This review contains spoilers.
1.2 Make It Stop
The first episode of Kiss Me First wasn’t short on mystery and questions, whether that’s about the nature of Azana, Adrian and Red Pill, or the real lives of Leila and Tess, our wayward heroines. Well, you can strike one of those off the list already because, despite appearances, this show doesn’t seem keen on leaving its audience in the dark for too long.
In general, Kiss Me First has all the hallmarks of a writing team behind other genre-defying – and defining – television, whether that’s Skins or (to a lesser extent) Dates. Bryan Elsley productions don’t play by the rules very often, and it’s what he does within the confines of ‘teen drama’ or anthology ‘rom-com’ that makes the end results so fascinating. We’ve only seen two hours of this latest effort so far, but I’m betting there are a lot more surprises to come.
We begin episode two within Azana, this time from the perspective of Adrian as he bids adieu to the rather disturbingly vacant avatar of Calumny. If there’s one place this episode slips up it’s this storyline, as the audience are essentially waiting for Leila to catch up with what we realised last week. Yes, when Calumny jumped off the ledge within Azana, that was also him jumping out the window of his abusive home.
All of this ties in with Leila’s guilt over her mother’s death, which we discover was an assisted suicide at her request. If Calumny wanted to commit suicide and Leila told him it would be okay, did she contribute to the tragedy even if she wasn’t aware what was really going on? Did she even fully remember the encounter, as suggested by the quick edits of her time inside Tess’ avatar?
It’s not just dark, but pitch black, as Leila admits that she’s felt numb since the death of her mother. That admission is put in stark contrast with the reaction of Calumny’s mother when she sees her son for the first time after his death, and goes some way to explaining why she’s so drawn to the automatic, easier feelings given from the sense band.
Woven throughout this engaging mystery is the growing intimacy between Tess and Leila. While the first episode was understandably about establishing Leila’s character, here we find out a bit more about her new friend. Tess has an unnamed disorder that has a lot of the ups and downs of bipolar, and we come to understand that we met her during one of her ‘up’ days.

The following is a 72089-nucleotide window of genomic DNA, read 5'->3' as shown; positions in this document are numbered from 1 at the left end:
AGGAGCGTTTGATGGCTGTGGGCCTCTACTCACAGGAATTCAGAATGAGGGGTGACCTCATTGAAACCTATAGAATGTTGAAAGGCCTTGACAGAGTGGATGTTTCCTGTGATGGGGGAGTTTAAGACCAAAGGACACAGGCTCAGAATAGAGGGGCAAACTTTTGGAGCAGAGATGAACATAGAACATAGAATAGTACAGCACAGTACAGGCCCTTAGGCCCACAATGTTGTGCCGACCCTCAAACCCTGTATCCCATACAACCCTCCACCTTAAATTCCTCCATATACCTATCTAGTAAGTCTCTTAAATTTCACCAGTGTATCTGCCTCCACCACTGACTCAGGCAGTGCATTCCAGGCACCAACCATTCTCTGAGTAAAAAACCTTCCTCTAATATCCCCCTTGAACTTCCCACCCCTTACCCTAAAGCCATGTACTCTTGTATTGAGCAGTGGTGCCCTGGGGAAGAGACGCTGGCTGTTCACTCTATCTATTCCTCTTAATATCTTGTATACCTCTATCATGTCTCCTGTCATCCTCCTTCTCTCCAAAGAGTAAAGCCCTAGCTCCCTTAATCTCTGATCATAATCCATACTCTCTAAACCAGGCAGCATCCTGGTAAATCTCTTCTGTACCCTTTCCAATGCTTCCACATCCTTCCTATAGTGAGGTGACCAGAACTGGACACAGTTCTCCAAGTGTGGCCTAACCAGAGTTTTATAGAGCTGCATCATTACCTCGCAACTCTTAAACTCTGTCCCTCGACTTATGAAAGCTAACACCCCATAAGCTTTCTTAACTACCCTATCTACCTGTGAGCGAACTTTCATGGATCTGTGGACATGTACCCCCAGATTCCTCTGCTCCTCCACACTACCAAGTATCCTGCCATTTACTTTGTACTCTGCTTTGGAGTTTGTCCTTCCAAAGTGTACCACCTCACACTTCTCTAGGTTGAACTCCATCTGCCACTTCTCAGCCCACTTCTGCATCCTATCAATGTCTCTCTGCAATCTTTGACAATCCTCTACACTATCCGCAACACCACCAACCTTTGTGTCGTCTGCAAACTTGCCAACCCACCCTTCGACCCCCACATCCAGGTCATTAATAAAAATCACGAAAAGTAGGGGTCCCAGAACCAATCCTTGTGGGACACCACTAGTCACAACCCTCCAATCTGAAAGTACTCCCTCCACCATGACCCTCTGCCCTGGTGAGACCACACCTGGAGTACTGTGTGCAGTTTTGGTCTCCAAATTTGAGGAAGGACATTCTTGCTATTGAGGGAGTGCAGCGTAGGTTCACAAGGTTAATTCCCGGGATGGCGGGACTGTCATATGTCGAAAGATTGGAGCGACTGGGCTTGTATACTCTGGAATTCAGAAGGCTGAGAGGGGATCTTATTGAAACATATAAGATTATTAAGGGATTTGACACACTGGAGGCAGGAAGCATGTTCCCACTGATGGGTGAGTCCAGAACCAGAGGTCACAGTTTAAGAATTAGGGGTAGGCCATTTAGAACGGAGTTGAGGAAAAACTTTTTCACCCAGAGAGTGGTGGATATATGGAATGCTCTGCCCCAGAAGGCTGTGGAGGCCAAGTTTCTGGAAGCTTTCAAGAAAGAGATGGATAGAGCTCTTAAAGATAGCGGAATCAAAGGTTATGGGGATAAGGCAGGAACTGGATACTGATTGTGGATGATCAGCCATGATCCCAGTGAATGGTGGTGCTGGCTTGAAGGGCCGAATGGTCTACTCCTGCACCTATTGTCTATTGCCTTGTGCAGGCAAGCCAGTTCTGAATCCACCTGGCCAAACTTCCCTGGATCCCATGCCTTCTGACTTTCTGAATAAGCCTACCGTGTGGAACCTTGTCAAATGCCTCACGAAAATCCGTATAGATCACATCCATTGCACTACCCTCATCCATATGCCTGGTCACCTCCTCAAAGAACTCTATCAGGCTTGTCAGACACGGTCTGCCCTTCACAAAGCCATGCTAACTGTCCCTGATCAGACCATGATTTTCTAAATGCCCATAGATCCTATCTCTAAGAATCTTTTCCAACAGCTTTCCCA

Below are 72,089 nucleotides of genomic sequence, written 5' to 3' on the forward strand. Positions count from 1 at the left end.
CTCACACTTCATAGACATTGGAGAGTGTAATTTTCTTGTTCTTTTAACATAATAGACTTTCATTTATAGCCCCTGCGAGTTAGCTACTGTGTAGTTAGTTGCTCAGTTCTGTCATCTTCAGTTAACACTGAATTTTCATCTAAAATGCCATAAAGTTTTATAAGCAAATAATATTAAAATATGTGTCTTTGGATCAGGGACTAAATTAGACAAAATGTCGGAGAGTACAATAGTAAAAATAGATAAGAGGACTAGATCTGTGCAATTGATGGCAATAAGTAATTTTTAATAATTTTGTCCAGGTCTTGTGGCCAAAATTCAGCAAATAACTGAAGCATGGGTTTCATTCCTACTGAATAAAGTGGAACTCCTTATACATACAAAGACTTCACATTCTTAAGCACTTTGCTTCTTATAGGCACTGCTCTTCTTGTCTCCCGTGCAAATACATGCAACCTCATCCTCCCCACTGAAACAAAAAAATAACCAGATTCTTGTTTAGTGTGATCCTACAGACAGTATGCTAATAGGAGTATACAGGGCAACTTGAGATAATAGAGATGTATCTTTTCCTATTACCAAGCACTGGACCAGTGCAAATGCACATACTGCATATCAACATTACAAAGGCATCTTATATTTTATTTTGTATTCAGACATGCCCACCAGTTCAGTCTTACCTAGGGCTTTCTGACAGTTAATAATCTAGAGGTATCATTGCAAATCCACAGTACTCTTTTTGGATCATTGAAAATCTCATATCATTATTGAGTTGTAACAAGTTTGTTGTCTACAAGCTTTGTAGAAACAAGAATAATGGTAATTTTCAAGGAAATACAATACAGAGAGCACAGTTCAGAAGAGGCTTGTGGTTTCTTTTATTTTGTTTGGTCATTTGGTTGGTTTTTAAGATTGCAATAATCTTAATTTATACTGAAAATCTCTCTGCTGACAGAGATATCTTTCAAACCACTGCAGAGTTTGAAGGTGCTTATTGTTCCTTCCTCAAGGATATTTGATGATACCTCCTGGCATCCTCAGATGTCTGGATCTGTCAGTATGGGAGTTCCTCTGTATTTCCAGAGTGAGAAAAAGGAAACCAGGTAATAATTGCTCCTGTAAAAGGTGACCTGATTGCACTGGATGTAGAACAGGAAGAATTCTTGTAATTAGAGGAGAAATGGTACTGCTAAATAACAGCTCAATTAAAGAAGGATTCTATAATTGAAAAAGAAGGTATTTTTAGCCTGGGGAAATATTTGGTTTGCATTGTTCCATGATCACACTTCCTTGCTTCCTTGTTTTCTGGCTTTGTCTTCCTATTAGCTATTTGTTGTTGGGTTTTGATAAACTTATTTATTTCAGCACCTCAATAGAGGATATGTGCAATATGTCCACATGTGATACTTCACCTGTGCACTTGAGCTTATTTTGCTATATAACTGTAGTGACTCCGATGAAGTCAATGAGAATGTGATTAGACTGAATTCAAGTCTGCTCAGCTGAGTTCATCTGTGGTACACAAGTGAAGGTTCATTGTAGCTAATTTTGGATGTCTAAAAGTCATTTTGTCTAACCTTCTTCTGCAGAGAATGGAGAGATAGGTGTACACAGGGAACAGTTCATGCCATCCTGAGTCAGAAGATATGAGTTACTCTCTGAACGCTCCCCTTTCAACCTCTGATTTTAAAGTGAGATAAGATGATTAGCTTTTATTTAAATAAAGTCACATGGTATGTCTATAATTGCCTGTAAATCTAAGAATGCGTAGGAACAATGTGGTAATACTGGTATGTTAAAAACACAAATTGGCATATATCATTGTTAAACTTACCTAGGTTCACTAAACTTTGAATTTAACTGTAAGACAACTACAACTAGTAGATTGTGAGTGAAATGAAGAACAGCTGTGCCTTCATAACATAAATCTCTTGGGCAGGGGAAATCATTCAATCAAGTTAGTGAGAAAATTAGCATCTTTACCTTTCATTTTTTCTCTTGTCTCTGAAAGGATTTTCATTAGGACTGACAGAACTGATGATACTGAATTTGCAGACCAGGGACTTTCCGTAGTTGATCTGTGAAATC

That’s expired now, and she’s back to being the ‘difficult’ daughter, friend and girlfriend. We get the sense that Leila is the first person to show her kindness and understanding in a long, long time, and that alone explains why she might want to be friends. Leila’s motivations are a little more complex, with the sapphic vibes present in every action she takes whether that’s smelling her clothes, watching her sex tape, or wearing her lingerie. It’s obsession, but also a yearning for closeness and yet another mode of escape.
The final sequence puts the show in a particularly interesting place, with Adrian – close to being exposed for what he really is – forcing Leila to go to a seemingly utopian part of Azana that contains her mother at a simpler time in both of their lives. As we leave her, it doesn’t look as though she is aware of what’s happened, but we can assume she doesn’t stay there for the remainder of the series.
Dangling mysteries: Did Tess do something she can’t recall during that ‘up’ year? Who was that teacher who approached Leila in the cafe, and what were his motives? Will Jonty become more involved in the dark side of the show, or is he just here for comic relief?
It’s been clear from the start that Leila is uncomfortable simply being herself in the present moment. Whether she’s playing war games in Azana, trying on Tess’ personality or reliving memories of her ailing mother as if they were happening, there’s not a single moment when she’s not trying to get out of her own mind. Can she really resist Adrian’s promise of a life free of pain and regret?
Read Caroline’s review of the previous episode, She Did Something, here.